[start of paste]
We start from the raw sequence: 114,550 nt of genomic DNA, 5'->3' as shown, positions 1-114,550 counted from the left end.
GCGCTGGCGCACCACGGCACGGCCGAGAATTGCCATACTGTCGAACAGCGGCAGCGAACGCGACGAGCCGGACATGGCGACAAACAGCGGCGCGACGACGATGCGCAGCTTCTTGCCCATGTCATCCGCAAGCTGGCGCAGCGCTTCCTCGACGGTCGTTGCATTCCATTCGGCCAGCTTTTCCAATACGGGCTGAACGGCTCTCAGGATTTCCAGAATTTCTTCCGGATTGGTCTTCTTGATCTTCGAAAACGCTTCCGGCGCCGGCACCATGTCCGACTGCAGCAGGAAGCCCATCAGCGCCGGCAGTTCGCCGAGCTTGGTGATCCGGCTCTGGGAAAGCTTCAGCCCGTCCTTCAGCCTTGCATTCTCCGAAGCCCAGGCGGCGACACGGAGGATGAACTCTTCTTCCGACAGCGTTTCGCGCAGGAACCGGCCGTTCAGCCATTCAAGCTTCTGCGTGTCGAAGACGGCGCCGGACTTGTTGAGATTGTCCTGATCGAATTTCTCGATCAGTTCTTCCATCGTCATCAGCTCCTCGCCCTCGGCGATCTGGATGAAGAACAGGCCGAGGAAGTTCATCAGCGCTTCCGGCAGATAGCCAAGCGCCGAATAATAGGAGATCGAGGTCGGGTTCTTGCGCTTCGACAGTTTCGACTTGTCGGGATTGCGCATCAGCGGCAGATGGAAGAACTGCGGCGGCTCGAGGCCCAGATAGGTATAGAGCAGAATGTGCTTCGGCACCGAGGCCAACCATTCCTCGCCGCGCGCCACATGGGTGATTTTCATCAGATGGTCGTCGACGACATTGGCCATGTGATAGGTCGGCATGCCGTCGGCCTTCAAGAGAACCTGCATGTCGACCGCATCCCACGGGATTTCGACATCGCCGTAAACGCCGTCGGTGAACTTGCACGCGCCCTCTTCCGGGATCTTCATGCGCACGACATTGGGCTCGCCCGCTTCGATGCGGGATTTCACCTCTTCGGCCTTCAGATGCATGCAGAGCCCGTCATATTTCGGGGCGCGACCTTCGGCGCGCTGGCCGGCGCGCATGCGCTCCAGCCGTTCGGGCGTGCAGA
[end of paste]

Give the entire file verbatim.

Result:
We start from the raw sequence: 114,550 nt of genomic DNA, 5'->3' as shown, positions 1-114,550 counted from the left end.
GCGCTGGCGCACCACGGCACGGCCGAGAATTGCCATACTGTCGAACAGCGGCAGCGAACGCGACGAGCCGGACATGGCGACAAACAGCGGCGCGACGACGATGCGCAGCTTCTTGCCCATGTCATCCGCAAGCTGGCGCAGCGCTTCCTCGACGGTCGTTGCATTCCATTCGGCCAGCTTTTCCAATACGGGCTGAACGGCTCTCAGGATTTCCAGAATTTCTTCCGGATTGGTCTTCTTGATCTTCGAAAACGCTTCCGGCGCCGGCACCATGTCCGACTGCAGCAGGAAGCCCATCAGCGCCGGCAGTTCGCCGAGCTTGGTGATCCGGCTCTGGGAAAGCTTCAGCCCGTCCTTCAGCCTTGCATTCTCCGAAGCCCAGGCGGCGACACGGAGGATGAACTCTTCTTCCGACAGCGTTTCGCGCAGGAACCGGCCGTTCAGCCATTCAAGCTTCTGCGTGTCGAAGACGGCGCCGGACTTGTTGAGATTGTCCTGATCGAATTTCTCGATCAGTTCTTCCATCGTCATCAGCTCCTCGCCCTCGGCGATCTGGATGAAGAACAGGCCGAGGAAGTTCATCAGCGCTTCCGGCAGATAGCCAAGCGCCGAATAATAGGAGATCGAGGTCGGGTTCTTGCGCTTCGACAGTTTCGACTTGTCGGGATTGCGCATCAGCGGCAGATGGAAGAACTGCGGCGGCTCGAGGCCCAGATAGGTATAGAGCAGAATGTGCTTCGGCACCGAGGCCAACCATTCCTCGCCGCGCGCCACATGGGTGATTTTCATCAGATGGTCGTCGACGACATTGGCCATGTGATAGGTCGGCATGCCGTCGGCCTTCAAGAGAACCTGCATGTCGACCGCATCCCACGGGATTTCGACATCGCCGTAAACGCCGTCGGTGAACTTGCACGCGCCCTCTTCCGGGATCTTCATGCGCACGACATTGGGCTCGCCCGCTTCGATGCGGGATTTCACCTCTTCGGCCTTCAGATGCATGCAGAGCCCGTCATATTTCGGGGCGCGACCTTCGGCGCGCTGGCCGGCGCGCATGCGCTCCAGCCGTTCGGGCGTGCAGA